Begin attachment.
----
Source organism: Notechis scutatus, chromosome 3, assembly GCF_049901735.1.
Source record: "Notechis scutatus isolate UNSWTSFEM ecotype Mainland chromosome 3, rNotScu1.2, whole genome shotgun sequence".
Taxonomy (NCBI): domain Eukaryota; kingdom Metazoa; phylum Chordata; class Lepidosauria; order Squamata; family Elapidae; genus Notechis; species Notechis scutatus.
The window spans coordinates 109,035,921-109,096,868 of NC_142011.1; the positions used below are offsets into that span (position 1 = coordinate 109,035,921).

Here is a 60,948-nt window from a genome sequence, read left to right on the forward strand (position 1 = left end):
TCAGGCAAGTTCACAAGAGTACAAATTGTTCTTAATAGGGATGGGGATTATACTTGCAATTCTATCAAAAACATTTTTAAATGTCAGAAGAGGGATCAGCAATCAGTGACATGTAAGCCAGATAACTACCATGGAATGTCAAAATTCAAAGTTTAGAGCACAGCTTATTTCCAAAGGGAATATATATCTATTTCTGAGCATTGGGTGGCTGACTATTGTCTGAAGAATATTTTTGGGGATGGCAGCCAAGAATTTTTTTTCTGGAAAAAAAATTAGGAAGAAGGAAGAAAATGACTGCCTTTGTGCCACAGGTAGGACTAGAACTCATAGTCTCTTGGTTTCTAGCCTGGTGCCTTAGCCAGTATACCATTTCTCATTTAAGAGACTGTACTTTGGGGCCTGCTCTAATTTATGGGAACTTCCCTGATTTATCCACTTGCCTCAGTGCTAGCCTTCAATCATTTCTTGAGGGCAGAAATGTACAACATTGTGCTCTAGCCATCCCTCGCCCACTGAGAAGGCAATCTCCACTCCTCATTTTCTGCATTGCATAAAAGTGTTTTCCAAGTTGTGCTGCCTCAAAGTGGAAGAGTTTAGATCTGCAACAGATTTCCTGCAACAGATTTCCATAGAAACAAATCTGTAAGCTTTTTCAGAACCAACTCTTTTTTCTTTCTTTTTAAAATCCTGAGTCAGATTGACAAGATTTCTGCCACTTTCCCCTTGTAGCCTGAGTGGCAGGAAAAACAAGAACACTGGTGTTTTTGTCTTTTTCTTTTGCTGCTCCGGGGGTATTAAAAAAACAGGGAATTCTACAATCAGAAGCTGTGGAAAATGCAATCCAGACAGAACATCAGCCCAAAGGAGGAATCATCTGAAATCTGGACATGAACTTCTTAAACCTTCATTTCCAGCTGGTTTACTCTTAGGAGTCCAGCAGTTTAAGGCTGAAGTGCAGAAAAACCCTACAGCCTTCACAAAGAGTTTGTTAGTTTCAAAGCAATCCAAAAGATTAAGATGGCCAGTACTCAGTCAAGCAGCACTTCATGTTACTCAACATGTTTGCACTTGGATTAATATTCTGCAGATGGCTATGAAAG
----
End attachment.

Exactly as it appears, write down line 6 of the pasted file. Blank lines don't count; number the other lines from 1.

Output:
TCAGGCAAGTTCACAAGAGTACAAATTGTTCTTAATAGGGATGGGGATTATACTTGCAATTCTATCAAAAACATTTTTAAATGTCAGAAGAGGGATCAGCAATCAGTGACATGTAAGCCAGATAACTACCATGGAATGTCAAAATTCAAAGTTTAGAGCACAGCTTATTTCCAAAGGGAATATATATCTATTTCTGAGCATTGGGTGGCTGACTATTGTCTGAAGAATATTTTTGGGGATGGCAGCCAAGAATTTTTTTTCTGGAAAAAAAATTAGGAAGAAGGAAGAAAATGACTGCCTTTGTGCCACAGGTAGGACTAGAACTCATAGTCTCTTGGTTTCTAGCCTGGTGCCTTAGCCAGTATACCATTTCTCATTTAAGAGACTGTACTTTGGGGCCTGCTCTAATTTATGGGAACTTCCCTGATTTATCCACTTGCCTCAGTGCTAGCCTTCAATCATTTCTTGAGGGCAGAAATGTACAACATTGTGCTCTAGCCATCCCTCGCCCACTGAGAAGGCAATCTCCACTCCTCATTTTCTGCATTGCATAAAAGTGTTTTCCAAGTTGTGCTGCCTCAAAGTGGAAGAGTTTAGATCTGCAACAGATTTCCTGCAACAGATTTCCATAGAAACAAATCTGTAAGCTTTTTCAGAACCAACTCTTTTTTCTTTCTTTTTAAAATCCTGAGTCAGATTGACAAGATTTCTGCCACTTTCCCCTTGTAGCCTGAGTGGCAGGAAAAACAAGAACACTGGTGTTTTTGTCTTTTTCTTTTGCTGCTCCGGGGGTATTAAAAAAACAGGGAATTCTACAATCAGAAGCTGTGGAAAATGCAATCCAGACAGAACATCAGCCCAAAGGAGGAATCATCTGAAATCTGGACATGAACTTCTTAAACCTTCATTTCCAGCTGGTTTACTCTTAGGAGTCCAGCAGTTTAAGGCTGAAGTGCAGAAAAACCCTACAGCCTTCACAAAGAGTTTGTTAGTTTCAAAGCAATCCAAAAGATTAAGATGGCCAGTACTCAGTCAAGCAGCACTTCATGTTACTCAACATGTTTGCACTTGGATTAATATTCTGCAGATGGCTATGAAAG